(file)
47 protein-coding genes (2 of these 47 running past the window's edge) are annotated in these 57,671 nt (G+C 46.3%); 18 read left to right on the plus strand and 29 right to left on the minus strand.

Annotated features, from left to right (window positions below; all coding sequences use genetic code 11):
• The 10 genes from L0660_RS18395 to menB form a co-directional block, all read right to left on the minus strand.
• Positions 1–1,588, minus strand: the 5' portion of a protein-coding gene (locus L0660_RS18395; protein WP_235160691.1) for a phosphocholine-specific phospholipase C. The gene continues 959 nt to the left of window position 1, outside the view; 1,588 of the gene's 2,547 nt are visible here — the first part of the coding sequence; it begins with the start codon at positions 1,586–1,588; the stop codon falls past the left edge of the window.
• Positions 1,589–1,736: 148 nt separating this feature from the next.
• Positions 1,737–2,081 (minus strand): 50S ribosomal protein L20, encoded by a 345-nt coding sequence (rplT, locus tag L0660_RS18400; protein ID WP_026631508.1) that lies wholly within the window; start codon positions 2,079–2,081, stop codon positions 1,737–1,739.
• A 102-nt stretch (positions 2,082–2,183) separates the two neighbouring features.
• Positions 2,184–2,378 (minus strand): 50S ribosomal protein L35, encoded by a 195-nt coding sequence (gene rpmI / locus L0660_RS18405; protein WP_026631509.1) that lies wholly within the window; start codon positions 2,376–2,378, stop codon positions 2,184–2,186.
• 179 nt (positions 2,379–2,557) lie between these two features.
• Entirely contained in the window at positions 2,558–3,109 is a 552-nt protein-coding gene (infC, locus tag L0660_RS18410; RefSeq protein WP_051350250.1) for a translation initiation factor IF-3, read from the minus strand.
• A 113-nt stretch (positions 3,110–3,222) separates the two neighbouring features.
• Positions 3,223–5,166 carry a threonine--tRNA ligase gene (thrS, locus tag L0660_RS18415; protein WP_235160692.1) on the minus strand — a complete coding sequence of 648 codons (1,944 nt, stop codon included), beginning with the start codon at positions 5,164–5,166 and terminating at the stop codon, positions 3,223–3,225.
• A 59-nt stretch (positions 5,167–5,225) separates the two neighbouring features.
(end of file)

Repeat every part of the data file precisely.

47 protein-coding genes (2 of these 47 running past the window's edge) are annotated in these 57,671 nt (G+C 46.3%); 18 read left to right on the plus strand and 29 right to left on the minus strand.

Annotated features, from left to right (window positions below; all coding sequences use genetic code 11):
• The 10 genes from L0660_RS18395 to menB form a co-directional block, all read right to left on the minus strand.
• Positions 1–1,588, minus strand: the 5' portion of a protein-coding gene (locus L0660_RS18395; protein WP_235160691.1) for a phosphocholine-specific phospholipase C. The gene continues 959 nt to the left of window position 1, outside the view; 1,588 of the gene's 2,547 nt are visible here — the first part of the coding sequence; it begins with the start codon at positions 1,586–1,588; the stop codon falls past the left edge of the window.
• Positions 1,589–1,736: 148 nt separating this feature from the next.
• Positions 1,737–2,081 (minus strand): 50S ribosomal protein L20, encoded by a 345-nt coding sequence (rplT, locus tag L0660_RS18400; protein ID WP_026631508.1) that lies wholly within the window; start codon positions 2,079–2,081, stop codon positions 1,737–1,739.
• A 102-nt stretch (positions 2,082–2,183) separates the two neighbouring features.
• Positions 2,184–2,378 (minus strand): 50S ribosomal protein L35, encoded by a 195-nt coding sequence (gene rpmI / locus L0660_RS18405; protein WP_026631509.1) that lies wholly within the window; start codon positions 2,376–2,378, stop codon positions 2,184–2,186.
• 179 nt (positions 2,379–2,557) lie between these two features.
• Entirely contained in the window at positions 2,558–3,109 is a 552-nt protein-coding gene (infC, locus tag L0660_RS18410; RefSeq protein WP_051350250.1) for a translation initiation factor IF-3, read from the minus strand.
• A 113-nt stretch (positions 3,110–3,222) separates the two neighbouring features.
• Positions 3,223–5,166 carry a threonine--tRNA ligase gene (thrS, locus tag L0660_RS18415; protein WP_235160692.1) on the minus strand — a complete coding sequence of 648 codons (1,944 nt, stop codon included), beginning with the start codon at positions 5,164–5,166 and terminating at the stop codon, positions 3,223–3,225.
• A 59-nt stretch (positions 5,167–5,225) separates the two neighbouring features.